1 Answer | Add Yours
I think that Lawson follows some of his basic idealism and desire to affirm solidarity in how he describes the behavior of the dogs. The use of selective language as a technique to accomplish this is evident. Tommy represents the force of good and of community. Tommy is loyal to the men, never doubting their sincerity. When they flee from him, he pursues thinking a game has commenced. Tommy is initially described in lovable terms, reflecting a purity and sense of innate goodness that cannot be taken away from him:
rather an overgrown pup, a big, foolish, four-footed mate, who was always slobbering round them and lashing their legs with his heavy tail that swung round like a stock-whip. Most of his head was usually a red, idiotic, slobbering grin of appreciation of his own silliness. He seemed to take life, the world, his two-legged mates, and his own instinct as a huge joke.
Tommy being "an overgown pup" and described with an air of lightness such as as "his own silliness" as well as "his own instinct as a huge joke" reflects a description in which Tommy cannot help but be loved. In the end of the story, Tommy is described as "the great, idiotic mongrel retriever," reflecting how Tommy cannot help but be loved. There is little malevolence in Tommy and his description throughout the story matches this.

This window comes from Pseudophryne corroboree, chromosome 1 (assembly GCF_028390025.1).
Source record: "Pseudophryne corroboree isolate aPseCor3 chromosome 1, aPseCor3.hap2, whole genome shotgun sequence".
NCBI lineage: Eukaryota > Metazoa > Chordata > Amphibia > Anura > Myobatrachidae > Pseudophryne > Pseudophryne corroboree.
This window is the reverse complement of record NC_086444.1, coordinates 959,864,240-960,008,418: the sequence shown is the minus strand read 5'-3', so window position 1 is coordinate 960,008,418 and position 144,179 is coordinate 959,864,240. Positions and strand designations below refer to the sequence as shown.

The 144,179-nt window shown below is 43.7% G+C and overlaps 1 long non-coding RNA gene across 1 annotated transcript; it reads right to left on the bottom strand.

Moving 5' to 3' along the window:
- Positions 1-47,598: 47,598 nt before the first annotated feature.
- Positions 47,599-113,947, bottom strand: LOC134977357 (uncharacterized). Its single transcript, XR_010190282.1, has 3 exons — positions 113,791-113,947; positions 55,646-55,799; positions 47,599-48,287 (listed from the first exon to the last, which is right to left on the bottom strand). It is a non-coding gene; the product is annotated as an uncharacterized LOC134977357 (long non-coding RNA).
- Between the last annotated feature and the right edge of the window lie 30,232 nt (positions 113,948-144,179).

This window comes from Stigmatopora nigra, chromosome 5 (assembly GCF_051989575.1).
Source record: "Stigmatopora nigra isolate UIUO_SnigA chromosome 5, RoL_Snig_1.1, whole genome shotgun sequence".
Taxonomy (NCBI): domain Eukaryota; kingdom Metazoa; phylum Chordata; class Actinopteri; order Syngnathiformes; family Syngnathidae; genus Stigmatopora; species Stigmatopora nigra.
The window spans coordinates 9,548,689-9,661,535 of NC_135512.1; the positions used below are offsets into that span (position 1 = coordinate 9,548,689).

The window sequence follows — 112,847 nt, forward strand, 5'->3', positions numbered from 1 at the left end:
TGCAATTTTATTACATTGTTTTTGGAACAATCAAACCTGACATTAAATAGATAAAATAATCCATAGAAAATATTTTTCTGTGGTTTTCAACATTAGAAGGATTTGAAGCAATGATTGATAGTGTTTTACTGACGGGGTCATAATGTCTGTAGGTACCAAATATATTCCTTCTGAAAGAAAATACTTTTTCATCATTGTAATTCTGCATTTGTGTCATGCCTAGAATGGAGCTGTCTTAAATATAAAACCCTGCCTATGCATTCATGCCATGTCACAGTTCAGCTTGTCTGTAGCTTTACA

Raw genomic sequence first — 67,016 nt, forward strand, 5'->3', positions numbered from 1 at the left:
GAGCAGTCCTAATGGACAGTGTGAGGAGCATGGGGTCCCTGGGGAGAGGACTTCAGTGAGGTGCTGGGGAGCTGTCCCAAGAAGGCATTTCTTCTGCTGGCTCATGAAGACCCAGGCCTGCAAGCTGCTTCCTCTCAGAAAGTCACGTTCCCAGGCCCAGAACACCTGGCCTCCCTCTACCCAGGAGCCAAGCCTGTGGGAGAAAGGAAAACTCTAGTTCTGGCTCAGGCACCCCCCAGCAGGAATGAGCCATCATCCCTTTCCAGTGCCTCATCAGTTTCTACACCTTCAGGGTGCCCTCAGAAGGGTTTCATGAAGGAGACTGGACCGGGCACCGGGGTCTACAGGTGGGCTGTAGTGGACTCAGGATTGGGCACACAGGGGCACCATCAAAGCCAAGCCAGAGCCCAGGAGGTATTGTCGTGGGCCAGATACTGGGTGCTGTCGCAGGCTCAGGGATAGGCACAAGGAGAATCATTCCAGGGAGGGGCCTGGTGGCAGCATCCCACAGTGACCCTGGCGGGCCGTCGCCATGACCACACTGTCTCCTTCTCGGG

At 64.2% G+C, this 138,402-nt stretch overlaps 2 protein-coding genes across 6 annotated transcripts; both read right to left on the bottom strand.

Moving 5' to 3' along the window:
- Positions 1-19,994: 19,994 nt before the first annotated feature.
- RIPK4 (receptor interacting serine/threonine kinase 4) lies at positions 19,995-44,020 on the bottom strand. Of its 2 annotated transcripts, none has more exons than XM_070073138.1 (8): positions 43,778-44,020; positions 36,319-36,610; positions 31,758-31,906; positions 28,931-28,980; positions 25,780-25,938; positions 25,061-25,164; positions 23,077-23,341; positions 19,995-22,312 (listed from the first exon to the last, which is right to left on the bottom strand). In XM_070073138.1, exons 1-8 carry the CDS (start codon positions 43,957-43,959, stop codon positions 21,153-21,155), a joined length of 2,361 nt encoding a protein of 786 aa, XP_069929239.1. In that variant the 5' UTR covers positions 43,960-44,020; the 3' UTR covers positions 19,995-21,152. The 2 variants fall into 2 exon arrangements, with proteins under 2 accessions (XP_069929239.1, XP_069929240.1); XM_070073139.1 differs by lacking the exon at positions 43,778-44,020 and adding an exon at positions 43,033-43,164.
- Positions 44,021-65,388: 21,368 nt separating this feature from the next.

Certainly, this cannot be said for Tommy's "other." The antagonist to the story is described in terms that reflects a sense of cruelty and preordained evil. Consider the language Lawson employs in describing the initial confrontation between both dogs:
...there was a vicious yellow mongrel cattle-dog sulking and nursing his nastiness under there--a sneaking, fighting, thieving canine, whom neighbours had tried for years to shoot or poison. Tommy saw his danger--he'd had experience from this dog--and started out and across the yard, still sticking to the cartridge. Half-way across the yard the yellow dog caught him and nipped him.
"Vicious," "mongrel," "sulking" and "nastiness" are the terms that Lawson uses initially to describe the dog that represents malevolence in the story. Lawson is determined to use language that reflects a force that does not believe in solidarity or a sense of idealism. Lawson's technique of selecting language to help accomplish this dichotomy is how he is able to bring about a sense of moral structure to the story. In this light, one can see the story as a type of morality play whereby Lawson through language is able to reward the righteousness and punish those that seek to undermine such goodness in the world.
We’ve answered 318,970 questions. We can answer yours, too.Ask a question